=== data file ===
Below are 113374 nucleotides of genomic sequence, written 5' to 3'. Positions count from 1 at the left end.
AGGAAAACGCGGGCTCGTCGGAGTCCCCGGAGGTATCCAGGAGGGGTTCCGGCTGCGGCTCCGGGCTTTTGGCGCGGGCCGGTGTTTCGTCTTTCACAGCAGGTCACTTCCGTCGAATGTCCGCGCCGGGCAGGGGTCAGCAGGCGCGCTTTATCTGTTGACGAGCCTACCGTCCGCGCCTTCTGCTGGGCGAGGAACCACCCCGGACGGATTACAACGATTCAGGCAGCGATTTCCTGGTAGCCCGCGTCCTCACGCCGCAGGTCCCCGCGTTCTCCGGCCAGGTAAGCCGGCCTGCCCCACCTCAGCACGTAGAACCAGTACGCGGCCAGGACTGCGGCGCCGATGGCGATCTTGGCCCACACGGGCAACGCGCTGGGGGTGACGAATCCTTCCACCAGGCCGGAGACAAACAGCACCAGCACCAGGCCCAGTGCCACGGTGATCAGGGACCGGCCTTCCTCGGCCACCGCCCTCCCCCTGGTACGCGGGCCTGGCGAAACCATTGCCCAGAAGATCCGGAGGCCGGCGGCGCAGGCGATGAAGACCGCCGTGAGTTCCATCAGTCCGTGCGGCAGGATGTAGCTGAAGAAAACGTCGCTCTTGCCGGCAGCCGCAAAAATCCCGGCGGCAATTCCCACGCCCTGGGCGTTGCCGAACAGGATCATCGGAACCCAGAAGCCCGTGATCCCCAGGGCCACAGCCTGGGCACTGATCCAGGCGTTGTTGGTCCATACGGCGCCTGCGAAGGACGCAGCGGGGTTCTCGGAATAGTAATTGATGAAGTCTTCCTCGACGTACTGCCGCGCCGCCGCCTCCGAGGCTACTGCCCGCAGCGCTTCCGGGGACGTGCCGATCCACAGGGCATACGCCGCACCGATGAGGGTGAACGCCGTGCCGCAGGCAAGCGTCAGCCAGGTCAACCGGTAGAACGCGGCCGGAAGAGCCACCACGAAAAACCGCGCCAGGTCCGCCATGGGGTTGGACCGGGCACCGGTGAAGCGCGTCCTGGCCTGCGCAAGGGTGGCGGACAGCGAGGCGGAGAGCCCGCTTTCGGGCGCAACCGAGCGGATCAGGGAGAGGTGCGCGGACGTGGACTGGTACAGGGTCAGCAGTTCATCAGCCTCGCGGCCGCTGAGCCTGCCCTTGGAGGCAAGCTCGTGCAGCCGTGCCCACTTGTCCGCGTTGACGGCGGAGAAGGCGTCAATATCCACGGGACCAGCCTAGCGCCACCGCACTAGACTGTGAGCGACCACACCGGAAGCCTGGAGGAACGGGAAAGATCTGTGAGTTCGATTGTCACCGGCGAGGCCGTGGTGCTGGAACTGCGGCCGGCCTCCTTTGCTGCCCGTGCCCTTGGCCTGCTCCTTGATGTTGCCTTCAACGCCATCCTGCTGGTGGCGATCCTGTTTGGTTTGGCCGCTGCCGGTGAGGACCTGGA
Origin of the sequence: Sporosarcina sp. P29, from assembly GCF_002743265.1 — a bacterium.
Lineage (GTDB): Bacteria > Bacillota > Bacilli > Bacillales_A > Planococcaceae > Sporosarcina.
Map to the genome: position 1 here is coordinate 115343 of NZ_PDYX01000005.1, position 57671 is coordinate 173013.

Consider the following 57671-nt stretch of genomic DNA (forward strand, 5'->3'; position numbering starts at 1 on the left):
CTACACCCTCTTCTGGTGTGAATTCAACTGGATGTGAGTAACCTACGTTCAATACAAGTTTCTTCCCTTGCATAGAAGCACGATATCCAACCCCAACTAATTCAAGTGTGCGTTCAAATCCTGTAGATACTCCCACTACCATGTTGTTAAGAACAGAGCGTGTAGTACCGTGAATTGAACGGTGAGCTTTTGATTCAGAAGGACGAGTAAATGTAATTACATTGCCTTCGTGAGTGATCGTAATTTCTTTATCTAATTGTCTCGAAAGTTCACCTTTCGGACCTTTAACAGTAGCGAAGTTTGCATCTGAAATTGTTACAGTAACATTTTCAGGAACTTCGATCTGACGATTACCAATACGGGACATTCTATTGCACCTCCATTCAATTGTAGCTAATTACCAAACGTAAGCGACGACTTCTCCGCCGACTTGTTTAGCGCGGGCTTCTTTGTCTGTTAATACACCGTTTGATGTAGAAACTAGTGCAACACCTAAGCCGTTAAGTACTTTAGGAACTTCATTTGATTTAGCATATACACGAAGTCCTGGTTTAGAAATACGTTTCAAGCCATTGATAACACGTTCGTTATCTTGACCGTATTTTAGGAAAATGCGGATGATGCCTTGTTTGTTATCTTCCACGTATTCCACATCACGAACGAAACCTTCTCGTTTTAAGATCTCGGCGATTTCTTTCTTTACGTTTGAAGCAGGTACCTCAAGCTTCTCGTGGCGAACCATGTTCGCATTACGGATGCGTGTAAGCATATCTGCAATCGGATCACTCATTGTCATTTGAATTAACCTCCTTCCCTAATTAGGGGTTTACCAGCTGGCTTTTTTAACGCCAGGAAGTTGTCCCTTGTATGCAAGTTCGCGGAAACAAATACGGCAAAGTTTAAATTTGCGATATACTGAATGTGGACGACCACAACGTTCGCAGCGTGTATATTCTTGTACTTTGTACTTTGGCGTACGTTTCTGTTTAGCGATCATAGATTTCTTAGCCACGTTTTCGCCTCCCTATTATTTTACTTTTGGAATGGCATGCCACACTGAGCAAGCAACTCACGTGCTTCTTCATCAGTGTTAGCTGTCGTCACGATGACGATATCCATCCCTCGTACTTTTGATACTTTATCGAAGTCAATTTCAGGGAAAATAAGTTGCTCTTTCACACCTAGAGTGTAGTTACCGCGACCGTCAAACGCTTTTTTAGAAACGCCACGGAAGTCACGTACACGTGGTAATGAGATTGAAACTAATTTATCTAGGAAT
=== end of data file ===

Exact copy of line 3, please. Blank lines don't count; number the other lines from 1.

Origin of the sequence: Sporosarcina sp. P29, from assembly GCF_002743265.1 — a bacterium.